Hi my name is Jonathan and I want to help people feel smarter in their day to day lives by building technology that is more accessible. The following article shares lessons that I learned over the course of my final year game development project in 2019, from when I was studying BIS Multimedia at the University of Pretoria in South Africa. I am currently a User Experience Designer at Sand Dollar Design, as well as host of the Guidelines podcast, which is an ongoing series of discussions about User Centred Design within Africa and beyond.
Over a 10 month period I had the opportunity to build a video-game as my final-year project. BIS Multimedia broadly focusses on Computer Science, Information Science and Visual Design, so myself and three team mates were tasked with developing a game that showed off our skills in each of these areas. After many late-nights and Saturday work parties, we developed a game that landed us the runner-up prize for best game. In this post I am going to share what I learned along the way, as well as, the user centred process that we followed over the course of this project.
Paths: The Brave Kodama is the story of a forest dwelling spirit who prevents the eruption of the active volcano looming above its forest home. Along the spirit’s journey it is helped by the creatures of the forest, as well as, by a mysterious machine which falls from the sky. In order to prevail, the two seemingly opposite worlds of nature and technology unite to prevent the destruction of the forest below the volcano. Players will navigate through four unique levels, each complete with its own biome, cutscene, and an original soundtrack. Along the way players will need to collect items, and switch between abilities in order to find a way through the various paths that each level presents.
Lesson 1: Understand the broader context
One of my biggest learning moments of this year happened whilst consulting with Sand Dollar Design alongside our CEO, Jaco, and other team mates. I was busy designing the wireframes for one of the key screens, and was battling to figure out the best way to display the content that it needed to contain. About two hours into this I was getting frustrated and Jaco looked over at what I had done and told me that I was, “getting too caught up in the details,” and “should rather move onto the next screen and revisit this one once I understood the broader context of the project.”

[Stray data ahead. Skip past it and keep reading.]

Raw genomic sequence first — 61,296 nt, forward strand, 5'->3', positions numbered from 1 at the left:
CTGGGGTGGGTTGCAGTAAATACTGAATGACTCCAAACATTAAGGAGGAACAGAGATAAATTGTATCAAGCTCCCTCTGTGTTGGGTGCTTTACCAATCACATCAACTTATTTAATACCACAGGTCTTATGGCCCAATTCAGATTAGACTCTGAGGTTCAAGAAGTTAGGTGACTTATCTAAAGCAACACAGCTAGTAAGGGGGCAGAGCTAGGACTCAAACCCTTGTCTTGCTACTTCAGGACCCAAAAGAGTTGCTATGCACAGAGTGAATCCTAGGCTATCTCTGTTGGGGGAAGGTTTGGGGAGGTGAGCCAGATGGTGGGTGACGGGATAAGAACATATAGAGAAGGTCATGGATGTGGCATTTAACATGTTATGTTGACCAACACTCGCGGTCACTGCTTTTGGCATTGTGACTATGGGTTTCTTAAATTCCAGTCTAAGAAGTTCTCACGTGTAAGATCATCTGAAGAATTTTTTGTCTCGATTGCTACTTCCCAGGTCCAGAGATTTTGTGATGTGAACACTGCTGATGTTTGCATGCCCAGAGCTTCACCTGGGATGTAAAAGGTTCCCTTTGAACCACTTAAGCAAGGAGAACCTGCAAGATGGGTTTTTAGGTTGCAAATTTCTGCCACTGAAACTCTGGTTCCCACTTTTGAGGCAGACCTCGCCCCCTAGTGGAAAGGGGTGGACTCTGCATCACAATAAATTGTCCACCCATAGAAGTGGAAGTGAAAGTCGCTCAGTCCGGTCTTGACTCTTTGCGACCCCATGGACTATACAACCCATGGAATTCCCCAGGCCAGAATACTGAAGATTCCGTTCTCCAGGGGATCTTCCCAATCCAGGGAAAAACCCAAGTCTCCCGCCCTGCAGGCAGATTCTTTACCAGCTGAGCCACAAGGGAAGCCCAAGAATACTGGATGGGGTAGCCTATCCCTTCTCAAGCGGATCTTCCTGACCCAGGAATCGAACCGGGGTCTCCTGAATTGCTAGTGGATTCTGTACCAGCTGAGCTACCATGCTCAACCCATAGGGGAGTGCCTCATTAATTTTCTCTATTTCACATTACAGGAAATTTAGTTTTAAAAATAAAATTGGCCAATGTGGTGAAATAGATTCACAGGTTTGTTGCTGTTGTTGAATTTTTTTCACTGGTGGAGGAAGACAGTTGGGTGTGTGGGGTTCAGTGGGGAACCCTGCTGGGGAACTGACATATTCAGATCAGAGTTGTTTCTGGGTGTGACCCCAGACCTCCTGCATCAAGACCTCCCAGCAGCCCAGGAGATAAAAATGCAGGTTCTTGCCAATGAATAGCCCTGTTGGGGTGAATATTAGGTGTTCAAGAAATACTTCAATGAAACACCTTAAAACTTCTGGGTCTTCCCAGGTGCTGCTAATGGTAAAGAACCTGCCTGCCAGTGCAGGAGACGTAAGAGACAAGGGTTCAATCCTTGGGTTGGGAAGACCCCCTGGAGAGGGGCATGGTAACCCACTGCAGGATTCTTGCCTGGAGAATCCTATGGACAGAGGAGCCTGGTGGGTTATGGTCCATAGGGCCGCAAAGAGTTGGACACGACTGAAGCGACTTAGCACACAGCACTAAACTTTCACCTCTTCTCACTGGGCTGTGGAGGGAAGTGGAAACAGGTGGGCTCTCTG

One of my biggest learning moments of this year happened whilst consulting with Sand Dollar Design alongside our CEO, Jaco, and other team mates. I was busy designing the wireframes for one of the key screens, and was battling to figure out the best way to display the content that it needed to contain.
About two hours into this I was getting frustrated and Jaco looked over at what I had done and told me that I was, “getting too caught up in the details,” and “should rather move onto the next screen and revisit this one once I understood the broader context of the project.” I listened to him and once we had everything laid out the solution came to me a lot easier — when I didn’t feel as much pressure to fill it with “stuff” and rather fill it with content that made sense in the context of the entire product.
Looking back at our game, it would have benefited greatly from us taking a step back early on in it’s lifecycle and applying this same wisdom. Understanding the broader context would have been building simple levels, without any art, for the entire game. Once those levels had been created, we could have put together simple cut-scenes as well as mechanics and played through the skeleton of the game. This would have given us a perspective on what was working and what was not. Although our process of fully building one level after another resulted in a good game, getting everything laid out early on would have resulted in a more robust and consistent foundation, giving us room to innovate later on in the project.
What we decided on in April was mostly what we ended up handing-over in October. This proves that it’s better to get the big-picture thinking done early on before you are locked into a trajectory.
? UX take-out
During your next project, do as much analysis as possible before committing to any specific UI or UX design. Build wireframes for the entire project first and then once everything is laid out, start to make adjustments. Modern design tools such asFigma make it easy to build wireframes collaboratively, and then share these wireframes as clickable prototypes with the product’s various stakeholders. An added bonus is that as when you are assembling your wireframes you can identify key components to reuse across your project, and then once your wireframes have been signed off you can simply style these components to finish off your project.
Lesson 2: Share and Iterate
From early on into building Paths we followed a process of sharing specific features, then iterating on those features based on feedback that we received.